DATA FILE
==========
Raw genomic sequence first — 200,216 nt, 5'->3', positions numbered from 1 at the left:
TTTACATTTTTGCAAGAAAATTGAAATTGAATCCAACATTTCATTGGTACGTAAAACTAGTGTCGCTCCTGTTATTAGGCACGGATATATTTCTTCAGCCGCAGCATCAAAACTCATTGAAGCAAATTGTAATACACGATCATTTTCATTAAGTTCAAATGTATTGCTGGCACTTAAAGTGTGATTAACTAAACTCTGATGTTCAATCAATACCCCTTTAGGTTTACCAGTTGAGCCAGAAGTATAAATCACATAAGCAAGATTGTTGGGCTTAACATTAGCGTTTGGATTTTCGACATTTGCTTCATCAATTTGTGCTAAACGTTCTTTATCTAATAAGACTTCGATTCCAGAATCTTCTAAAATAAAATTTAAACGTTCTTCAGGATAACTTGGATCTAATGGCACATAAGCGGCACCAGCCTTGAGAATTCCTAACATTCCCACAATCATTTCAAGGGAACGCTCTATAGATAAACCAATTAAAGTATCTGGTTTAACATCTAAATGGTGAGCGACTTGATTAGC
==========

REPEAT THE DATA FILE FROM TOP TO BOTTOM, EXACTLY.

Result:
Raw genomic sequence first — 200,216 nt, 5'->3', positions numbered from 1 at the left:
TTTACATTTTTGCAAGAAAATTGAAATTGAATCCAACATTTCATTGGTACGTAAAACTAGTGTCGCTCCTGTTATTAGGCACGGATATATTTCTTCAGCCGCAGCATCAAAACTCATTGAAGCAAATTGTAATACACGATCATTTTCATTAAGTTCAAATGTATTGCTGGCACTTAAAGTGTGATTAACTAAACTCTGATGTTCAATCAATACCCCTTTAGGTTTACCAGTTGAGCCAGAAGTATAAATCACATAAGCAAGATTGTTGGGCTTAACATTAGCGTTTGGATTTTCGACATTTGCTTCATCAATTTGTGCTAAACGTTCTTTATCTAATAAGACTTCGATTCCAGAATCTTCTAAAATAAAATTTAAACGTTCTTCAGGATAACTTGGATCTAATGGCACATAAGCGGCACCAGCCTTGAGAATTCCTAACATTCCCACAATCATTTCAAGGGAACGCTCTATAGATAAACCAATTAAAGTATCTGGTTTAACATCTAAATGGTGAGCGACTTGATTAGC